One of the biggest challenges we face anytime we start something new is where to start. When it comes to blogging, the first logical step is set up your blog so it looks exactly the way you want it before your kids see it. However I would challenge you to consider building your blog in front of your students for a number of reasons. You can model all of the changes you make to your blog, which introduces your students to the same skills they will use when it comes time for them to set up their own blogs. As well, you position yourself as a learner so your students see you work through the growing pains of learning something new. Not only does this motivate them to learn along with you, but it’s a relationship building piece.
SO YOU HAVE A BLOG – NOW WHAT??? INTRODUCING BLOGGING TO YOUR CLASS
1. BLOGGING KWL
I introduce blogging to students by asking them what they know about blogging – just like I would introduce any topic for inquiry in my classroom. Inevitably there will be some questions about blogging that arise that will serve as new teachable moments as you work through not only the logistics of blogging, but the pedagogy of blogging as literacy.
2. INTRODUCING THE BLOG URL
When it comes time to sit down and show kids our class blog, I begin by showing them what the world will see if they visit our URL – and provide a brief explanation of a URL. Simply put, a URL is the web address where people can go to visit your blog. Just as you have a home address that people can use to visit you in person, your blog (and all websites) have addresses to that people can use to find your “home” on the web.
3. INTRODUCING BLOG DASHBOARD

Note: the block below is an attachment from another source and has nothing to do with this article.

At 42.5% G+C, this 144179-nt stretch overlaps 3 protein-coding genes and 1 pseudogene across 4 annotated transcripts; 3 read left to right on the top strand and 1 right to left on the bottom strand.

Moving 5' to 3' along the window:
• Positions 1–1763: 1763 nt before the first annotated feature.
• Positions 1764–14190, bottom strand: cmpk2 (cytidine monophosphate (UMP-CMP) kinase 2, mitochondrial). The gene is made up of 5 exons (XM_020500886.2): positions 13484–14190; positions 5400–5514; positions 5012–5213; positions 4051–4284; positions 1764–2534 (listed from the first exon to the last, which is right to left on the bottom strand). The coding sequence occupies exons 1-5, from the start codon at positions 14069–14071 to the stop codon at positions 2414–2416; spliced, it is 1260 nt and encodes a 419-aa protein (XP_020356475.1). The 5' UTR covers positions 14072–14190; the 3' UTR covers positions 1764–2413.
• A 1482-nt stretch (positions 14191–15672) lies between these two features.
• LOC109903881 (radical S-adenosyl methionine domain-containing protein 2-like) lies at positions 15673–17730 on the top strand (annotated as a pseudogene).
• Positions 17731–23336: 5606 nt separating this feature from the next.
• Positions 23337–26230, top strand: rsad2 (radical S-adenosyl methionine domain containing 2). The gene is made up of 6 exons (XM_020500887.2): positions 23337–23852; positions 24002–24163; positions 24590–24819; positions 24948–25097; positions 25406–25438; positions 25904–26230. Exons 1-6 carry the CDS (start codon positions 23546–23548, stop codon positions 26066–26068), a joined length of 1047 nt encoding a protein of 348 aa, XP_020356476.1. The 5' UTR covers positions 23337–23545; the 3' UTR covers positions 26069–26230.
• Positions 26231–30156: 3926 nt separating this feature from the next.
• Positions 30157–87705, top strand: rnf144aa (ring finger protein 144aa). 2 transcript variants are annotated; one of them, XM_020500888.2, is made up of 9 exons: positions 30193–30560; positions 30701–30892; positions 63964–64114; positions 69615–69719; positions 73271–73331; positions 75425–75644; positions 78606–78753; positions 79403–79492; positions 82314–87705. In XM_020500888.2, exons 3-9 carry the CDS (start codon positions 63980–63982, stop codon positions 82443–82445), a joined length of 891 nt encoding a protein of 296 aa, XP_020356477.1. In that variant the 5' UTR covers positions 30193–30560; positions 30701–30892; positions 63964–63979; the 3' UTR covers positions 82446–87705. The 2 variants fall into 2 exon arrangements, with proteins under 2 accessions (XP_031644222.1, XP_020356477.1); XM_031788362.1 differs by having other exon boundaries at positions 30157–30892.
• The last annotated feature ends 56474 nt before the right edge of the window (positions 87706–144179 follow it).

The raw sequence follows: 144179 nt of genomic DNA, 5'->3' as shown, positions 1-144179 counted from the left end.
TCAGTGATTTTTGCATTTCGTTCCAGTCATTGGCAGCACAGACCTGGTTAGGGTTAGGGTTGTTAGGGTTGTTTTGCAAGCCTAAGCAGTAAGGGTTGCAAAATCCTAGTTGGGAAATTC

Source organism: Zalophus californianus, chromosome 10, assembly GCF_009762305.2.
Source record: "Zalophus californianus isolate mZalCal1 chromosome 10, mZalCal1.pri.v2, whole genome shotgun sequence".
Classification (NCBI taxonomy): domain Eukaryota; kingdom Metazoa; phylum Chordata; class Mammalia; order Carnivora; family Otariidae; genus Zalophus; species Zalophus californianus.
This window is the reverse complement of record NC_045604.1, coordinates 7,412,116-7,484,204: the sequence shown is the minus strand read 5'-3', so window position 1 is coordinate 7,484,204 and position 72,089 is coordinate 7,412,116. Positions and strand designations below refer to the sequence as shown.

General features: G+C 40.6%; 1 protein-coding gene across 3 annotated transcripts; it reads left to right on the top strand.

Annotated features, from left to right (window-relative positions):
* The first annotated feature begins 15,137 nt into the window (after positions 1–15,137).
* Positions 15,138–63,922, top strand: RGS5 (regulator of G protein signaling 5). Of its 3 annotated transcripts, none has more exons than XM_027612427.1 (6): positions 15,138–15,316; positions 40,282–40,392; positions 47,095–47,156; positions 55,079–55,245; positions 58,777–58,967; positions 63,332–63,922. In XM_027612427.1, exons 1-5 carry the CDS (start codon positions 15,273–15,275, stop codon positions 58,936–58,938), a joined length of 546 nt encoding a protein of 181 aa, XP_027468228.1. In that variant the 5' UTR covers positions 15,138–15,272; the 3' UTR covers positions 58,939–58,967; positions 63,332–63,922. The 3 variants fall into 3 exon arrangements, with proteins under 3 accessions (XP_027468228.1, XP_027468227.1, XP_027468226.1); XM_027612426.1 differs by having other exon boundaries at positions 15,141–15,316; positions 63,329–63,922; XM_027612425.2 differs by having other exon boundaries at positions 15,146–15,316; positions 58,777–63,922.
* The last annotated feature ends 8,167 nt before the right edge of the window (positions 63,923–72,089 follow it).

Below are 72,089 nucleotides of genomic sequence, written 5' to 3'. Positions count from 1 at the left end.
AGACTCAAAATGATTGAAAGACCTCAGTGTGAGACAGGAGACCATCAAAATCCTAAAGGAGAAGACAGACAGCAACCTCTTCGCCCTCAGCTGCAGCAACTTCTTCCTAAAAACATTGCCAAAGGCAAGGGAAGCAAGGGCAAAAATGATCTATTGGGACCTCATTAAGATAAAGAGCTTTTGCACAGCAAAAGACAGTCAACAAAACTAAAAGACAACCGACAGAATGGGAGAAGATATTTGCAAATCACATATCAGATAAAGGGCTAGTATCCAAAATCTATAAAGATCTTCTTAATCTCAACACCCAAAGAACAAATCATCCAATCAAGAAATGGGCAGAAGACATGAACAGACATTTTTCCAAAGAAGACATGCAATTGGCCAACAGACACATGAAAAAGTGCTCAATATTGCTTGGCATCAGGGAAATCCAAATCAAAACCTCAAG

Next I model how to log in to the blog dashboard. I ask kids if they know what a dashboard is, and where we might see one outside of the classroom – the dashboard in mom or dad’s car is one example. In a car, the dashboard is the control panel that helps you operate your car. I ask kids to tell me (briefly) what controls can be found in your car’s dashboard – gas gage, engine temperature, heating/cooling, navigation system, radio, etc. We then talk about how the controls for the car are on hidden on the inside, while what we see on the outside is a beautiful looking car. The blog works the same way – dashboard controls are on the inside, but outside people see a beautiful looking blog.
4. UPDATING YOUR CLASS BLOG PROFILE
Our next stop is to look at our profile and update our information on that page. We may choose to upload an avatar (picture), change our display name, etc.
The next series of lessons could be taught in a variety of ways and don’t necessarily need to be taught in this order. These are simply suggestions, and the needs of your class should determine what you teach and when you teach it. I would recommend only making one “change” to your blog during each lesson (ie./ theme, adding a widget, etc), so the focus remains about communicating your learning (blogging).
5. WRITING YOUR FIRST BLOG POST